Lukaku struck twice after Dries Mertens cracked the deadlock with a wonderful dipping volley. Three splendid goals, all in the second half, but this was a tie littered with stoppages, insignificant fouls and eight yellow cards. Five were shown to Panama, the most for any one team in a World Cup game since Holland in the 2010 final.
‘You could see the yellow cards were mounting,’ said Belgium manager Martinez. ‘It is a worry that in any of those tackles he could get hurt. ‘It’s one way of trying to stop him, and everyone is allowed to prepare games in the way you can. That’s part of the rules but you run the risk of players sent off.
‘My worry is that we lose the opportunity to enjoy quality of a player like Eden. Not just for Eden. Any player with the ability to take players on. We hope we get lucky in that respect.’ Kevin de Bruyne’s patience snapped late on as he committed the worst tackle of the game, planting his studs into the midriff of substitute Luis Tejada and could have seen red rather than yellow.
‘Sometimes we look tough,’ said Panama boss Hernan Gomez. ‘But I saw Belgium players going in very hard as well. We never have any intention to be tough. We try not to hurt anybody. We don’t have bad intentions.’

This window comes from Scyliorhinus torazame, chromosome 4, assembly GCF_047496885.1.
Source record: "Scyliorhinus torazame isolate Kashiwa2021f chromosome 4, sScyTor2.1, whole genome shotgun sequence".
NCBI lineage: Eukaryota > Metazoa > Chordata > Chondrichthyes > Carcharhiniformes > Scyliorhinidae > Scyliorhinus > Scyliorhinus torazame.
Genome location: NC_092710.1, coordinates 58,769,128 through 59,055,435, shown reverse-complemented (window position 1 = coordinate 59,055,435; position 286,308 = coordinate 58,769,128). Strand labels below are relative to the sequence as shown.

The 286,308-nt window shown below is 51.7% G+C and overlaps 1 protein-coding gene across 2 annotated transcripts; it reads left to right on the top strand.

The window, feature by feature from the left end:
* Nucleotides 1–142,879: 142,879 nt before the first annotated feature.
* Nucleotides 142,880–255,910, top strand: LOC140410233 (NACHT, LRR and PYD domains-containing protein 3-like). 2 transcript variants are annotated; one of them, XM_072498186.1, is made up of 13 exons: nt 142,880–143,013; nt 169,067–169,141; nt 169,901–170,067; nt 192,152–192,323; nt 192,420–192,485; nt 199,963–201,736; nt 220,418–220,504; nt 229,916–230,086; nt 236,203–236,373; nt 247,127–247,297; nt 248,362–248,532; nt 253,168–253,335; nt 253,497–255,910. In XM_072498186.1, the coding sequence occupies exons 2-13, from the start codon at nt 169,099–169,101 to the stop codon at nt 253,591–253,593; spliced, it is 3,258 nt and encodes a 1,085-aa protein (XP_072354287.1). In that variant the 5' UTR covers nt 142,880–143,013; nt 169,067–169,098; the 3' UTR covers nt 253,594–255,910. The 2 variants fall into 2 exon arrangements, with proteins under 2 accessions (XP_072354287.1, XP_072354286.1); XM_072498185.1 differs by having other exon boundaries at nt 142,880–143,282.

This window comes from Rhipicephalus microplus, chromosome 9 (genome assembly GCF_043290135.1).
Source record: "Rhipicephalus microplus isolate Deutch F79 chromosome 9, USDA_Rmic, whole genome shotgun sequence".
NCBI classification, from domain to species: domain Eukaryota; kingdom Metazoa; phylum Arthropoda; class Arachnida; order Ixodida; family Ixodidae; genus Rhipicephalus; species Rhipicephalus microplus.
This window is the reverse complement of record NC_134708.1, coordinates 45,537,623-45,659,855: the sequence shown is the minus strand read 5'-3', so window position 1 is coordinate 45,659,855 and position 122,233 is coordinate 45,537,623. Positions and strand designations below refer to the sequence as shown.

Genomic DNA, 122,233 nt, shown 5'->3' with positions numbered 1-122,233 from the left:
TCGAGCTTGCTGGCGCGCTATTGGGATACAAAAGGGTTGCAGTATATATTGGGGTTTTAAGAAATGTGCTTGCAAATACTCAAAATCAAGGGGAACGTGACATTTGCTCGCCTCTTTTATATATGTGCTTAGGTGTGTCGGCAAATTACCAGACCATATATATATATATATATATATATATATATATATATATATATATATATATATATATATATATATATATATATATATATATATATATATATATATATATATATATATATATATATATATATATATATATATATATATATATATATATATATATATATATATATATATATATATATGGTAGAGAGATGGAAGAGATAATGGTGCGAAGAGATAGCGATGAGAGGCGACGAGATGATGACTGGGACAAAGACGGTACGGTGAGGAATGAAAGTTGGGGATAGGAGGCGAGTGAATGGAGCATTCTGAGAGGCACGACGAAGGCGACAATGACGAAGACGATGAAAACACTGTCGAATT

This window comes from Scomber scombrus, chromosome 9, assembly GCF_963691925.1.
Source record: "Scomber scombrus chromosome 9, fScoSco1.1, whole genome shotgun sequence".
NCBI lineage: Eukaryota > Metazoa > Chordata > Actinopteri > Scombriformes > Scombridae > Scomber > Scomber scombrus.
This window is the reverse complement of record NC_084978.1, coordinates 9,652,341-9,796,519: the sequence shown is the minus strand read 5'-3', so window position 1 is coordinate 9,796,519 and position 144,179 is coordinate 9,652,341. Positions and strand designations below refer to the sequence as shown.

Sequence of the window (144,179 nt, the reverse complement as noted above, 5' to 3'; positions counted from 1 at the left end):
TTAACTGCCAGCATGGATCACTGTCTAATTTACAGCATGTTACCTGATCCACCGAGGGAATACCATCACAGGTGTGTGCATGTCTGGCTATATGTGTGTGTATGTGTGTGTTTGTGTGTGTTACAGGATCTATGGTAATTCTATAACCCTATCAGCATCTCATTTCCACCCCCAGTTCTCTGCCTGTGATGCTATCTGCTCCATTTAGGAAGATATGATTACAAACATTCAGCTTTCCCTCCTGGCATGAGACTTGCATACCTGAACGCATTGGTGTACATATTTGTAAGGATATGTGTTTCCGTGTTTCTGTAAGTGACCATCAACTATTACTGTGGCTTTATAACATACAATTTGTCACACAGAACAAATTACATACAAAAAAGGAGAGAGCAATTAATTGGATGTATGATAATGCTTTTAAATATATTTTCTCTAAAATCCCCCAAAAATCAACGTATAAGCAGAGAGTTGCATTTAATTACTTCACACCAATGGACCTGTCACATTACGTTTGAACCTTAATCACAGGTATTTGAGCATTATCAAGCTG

Gareth Southgate will take note. His Panama paper will be a very different sort of test. Belgium passed it, but they required clear minds before the quality won through. Five thousand Panama supporters made the journey to Russia to witness their World Cup debut, neutral support swung their way and the volume went up as they frustrated their illustrious opponents.
Belgium, with De Bruyne deployed deeper than for Manchester City was unable to drive the tempo higher in the first half. Martinez stopped short of complaining about the pitch but he mentioned the length of the grass for the second time in three days. He thinks it is too long and deterring slick passing.
Panama fell down injured with little encouragement, demanded treatment and took their time on restarts while disrupting the rhythm with a succession of free-kicks. Belgium, for their part, wasted chances and Roman Torres produced remarkable if slightly fortuitous clearance to stop Lukaku tapping in a cross from De Bruyne.
Panama grew in confidence as half-time approached but any momentum ground to a halt after the interval. Roman Torres and Fidel Escobar failed to clear a cross and when the ball dropped to Mertens on the right, the Napoli winger finally beat ‘keeper Jaime Penedo with a volley which looped inside the far post.